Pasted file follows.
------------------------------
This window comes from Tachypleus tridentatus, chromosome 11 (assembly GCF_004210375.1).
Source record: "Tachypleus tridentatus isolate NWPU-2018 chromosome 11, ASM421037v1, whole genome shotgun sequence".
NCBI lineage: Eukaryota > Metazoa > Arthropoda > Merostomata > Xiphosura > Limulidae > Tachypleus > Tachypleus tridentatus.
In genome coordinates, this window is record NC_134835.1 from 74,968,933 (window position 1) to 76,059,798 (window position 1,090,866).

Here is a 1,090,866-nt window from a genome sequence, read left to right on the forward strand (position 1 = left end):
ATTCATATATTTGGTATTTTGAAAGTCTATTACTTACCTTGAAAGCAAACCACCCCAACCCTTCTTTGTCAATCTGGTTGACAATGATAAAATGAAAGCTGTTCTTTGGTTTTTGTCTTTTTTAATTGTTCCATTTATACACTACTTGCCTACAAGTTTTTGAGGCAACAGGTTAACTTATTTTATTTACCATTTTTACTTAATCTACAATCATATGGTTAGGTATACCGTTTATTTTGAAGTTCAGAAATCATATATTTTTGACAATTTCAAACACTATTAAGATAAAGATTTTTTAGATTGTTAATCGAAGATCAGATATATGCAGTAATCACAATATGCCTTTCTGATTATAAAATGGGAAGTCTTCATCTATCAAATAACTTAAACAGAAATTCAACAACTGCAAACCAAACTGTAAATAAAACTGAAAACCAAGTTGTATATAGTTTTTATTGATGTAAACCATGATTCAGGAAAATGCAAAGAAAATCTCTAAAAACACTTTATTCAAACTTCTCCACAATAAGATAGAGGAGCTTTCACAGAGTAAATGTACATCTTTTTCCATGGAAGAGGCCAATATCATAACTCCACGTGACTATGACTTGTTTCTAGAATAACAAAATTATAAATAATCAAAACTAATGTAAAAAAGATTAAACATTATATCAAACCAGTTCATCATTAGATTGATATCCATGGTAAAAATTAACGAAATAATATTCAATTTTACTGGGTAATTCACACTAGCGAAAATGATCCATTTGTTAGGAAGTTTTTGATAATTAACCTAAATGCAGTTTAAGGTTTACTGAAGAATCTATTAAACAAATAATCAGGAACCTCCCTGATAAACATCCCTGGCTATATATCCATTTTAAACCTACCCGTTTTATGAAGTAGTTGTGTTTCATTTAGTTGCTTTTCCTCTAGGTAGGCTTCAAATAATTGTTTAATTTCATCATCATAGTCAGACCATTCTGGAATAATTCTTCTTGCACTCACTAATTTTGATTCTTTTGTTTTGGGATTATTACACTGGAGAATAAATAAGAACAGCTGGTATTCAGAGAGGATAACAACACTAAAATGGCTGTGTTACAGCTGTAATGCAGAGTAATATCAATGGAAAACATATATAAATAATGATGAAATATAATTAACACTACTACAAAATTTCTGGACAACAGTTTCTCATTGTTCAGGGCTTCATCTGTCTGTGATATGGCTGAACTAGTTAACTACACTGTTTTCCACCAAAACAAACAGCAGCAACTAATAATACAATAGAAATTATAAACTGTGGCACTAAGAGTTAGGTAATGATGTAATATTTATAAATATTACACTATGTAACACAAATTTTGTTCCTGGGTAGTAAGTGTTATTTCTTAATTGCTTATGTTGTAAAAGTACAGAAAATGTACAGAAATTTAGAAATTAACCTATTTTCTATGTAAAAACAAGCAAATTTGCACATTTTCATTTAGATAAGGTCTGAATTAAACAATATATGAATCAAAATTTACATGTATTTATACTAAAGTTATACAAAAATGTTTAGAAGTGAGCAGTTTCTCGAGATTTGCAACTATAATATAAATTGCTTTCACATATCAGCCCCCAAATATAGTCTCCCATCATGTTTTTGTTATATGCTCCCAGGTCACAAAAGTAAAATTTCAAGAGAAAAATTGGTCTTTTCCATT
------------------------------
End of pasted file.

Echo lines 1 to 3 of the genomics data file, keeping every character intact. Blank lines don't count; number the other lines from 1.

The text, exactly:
This window comes from Tachypleus tridentatus, chromosome 11 (assembly GCF_004210375.1).
Source record: "Tachypleus tridentatus isolate NWPU-2018 chromosome 11, ASM421037v1, whole genome shotgun sequence".
NCBI lineage: Eukaryota > Metazoa > Arthropoda > Merostomata > Xiphosura > Limulidae > Tachypleus > Tachypleus tridentatus.